Some three million books and countless artifacts were destroyed when Sarajevo's National Library was burned to the ground 20 years ago. It was a clear attack on the cultural identity of a people.
"I rushed to the library to help rescue the treasures, but we only partly managed to do that," remembered Dubravko Lovrenovic, a historian and the culture minister of the district of Sarajevo. "Today, 20 years later, Bosnia-Herzegovina is no longer what it was at that time. With the destruction of the National Library, the country and the city lost an important part of their cultural identity."
It happened in the night from August 25 to 26, 1992. Bosnia-Herzegovina was in the middle of war and the capital city of Sarajevo was under siege by Bosnian Serbs under the command of Radovan Karadzic and General Ratko Mladic, who were later charged with war crimes.
The National Library, an impressive building in the middle of Sarajevo, had no military significance. But it was nevertheless targeted in the siege by cannons positioned all around the city. Even the firemen who came to put out the flames were shot at.
A 'triumph of barbarism'
The National Library was completely destroyed in the fire, along with 80 percent of its contents. Some three million books went up in flames, along with hundreds of original documents from the Ottoman Empire and the Austro-Hungarian monarchy.
The artifacts had been a testimony to Bosnia's centuries-old history and its identity as a multicultural society. The destruction of the National Library at the beginning of the Bosnian War was a symbol for one of the conflict's central objectives - crushing the cultural identity of an entire society. A new word was created to describe the tragedy: culturcide.
The building that housed the library was built by an Austrian architect at the end of the 19th century, when Bosnia-Herzegovina belonged to the Austro-Hungarian Empire. It was first used as a city hall, or vijecnica, and locals still refer to it by that name.
After World War II, the building was turned into a national and university library. Journalist Mirela Hukovic-Hodzic studied philosophy in Sarajevo and read the works of Aristotle, Hegel and Kant in the library. She vividly remembers the day it was destroyed.
"The war was going on before and that was terrible," she said, "but when I saw vijecnica burning, I was so shocked that I was speechless."
It was in that moment that she understood why the war had started: "To tear forever the threads that link us, and to erase any traces of the life different people and cultures had shared together.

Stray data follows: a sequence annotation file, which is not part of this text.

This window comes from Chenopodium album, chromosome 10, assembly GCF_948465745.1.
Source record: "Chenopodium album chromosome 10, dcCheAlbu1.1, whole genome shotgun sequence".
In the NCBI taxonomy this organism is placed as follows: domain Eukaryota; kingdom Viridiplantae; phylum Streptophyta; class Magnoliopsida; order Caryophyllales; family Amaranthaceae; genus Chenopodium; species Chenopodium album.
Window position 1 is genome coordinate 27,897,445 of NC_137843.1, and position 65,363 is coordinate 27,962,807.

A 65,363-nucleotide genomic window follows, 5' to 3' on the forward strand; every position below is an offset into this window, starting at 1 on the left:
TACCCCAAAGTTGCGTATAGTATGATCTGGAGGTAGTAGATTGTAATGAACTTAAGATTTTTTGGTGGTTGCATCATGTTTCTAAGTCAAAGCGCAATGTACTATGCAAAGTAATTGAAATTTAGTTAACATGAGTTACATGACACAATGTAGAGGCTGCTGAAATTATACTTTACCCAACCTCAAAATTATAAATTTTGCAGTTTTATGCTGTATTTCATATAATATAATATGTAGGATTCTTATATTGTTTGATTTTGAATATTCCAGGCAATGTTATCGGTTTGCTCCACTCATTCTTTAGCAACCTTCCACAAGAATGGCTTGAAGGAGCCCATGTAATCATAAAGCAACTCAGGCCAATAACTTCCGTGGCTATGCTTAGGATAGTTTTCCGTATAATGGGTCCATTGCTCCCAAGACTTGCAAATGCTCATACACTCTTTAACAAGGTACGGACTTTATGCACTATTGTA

Bosnian theater director Gradimir Gojer calls the destruction of the library a triumph of barbarism and the death of the cohabitation of Muslims, Orthodox, Catholics and Jews that had existed for centuries in Bosnia-Herzegovina.
"Destroying the proof of coexistence is an attempt to destroy the civilizing code of a multi-ethnic state," said Gojer.
Something worth protecting
During the two days the National Library burned, "black birds" flew over the city, wrote author Valerijan Zujo.
They were "the charred pages of the big book about the rise and fall of Bosnia and Sarajevo," he testified.
Even during the war, a certain understanding arose out of the ashes of the National Library that Bosnia's multiethnic legacy is worth protecting.
"People tried to destroy the matrix of coexistence," said Gojer, "But that was only temporarily successful because our history wasn't just written down in documents, but also lives in the people who live here."
Today, visitors to Sarajevo wonder why the library hasn't been rebuilt, even 17 years after the end of the war. Following the conflict, big, modern buildings arose practically overnight thanks to funding from abroad. But the library is still a construction site.
Those who dig deeper for an explanation will be told of complicated architectural problems, while others blame inefficient government authorities. Gojer complains that the reconstruction of the National Library is only brought up when it makes a politician look good.
"None of the governments since the war have an appreciation for the importance of the library for the future of our country," he said. He hopes, however, that this will change and that a new building will "testify to Bosnia-Herzegovina's cultural code."
According to the city's official plans, reconstruction should be finished by April 2014.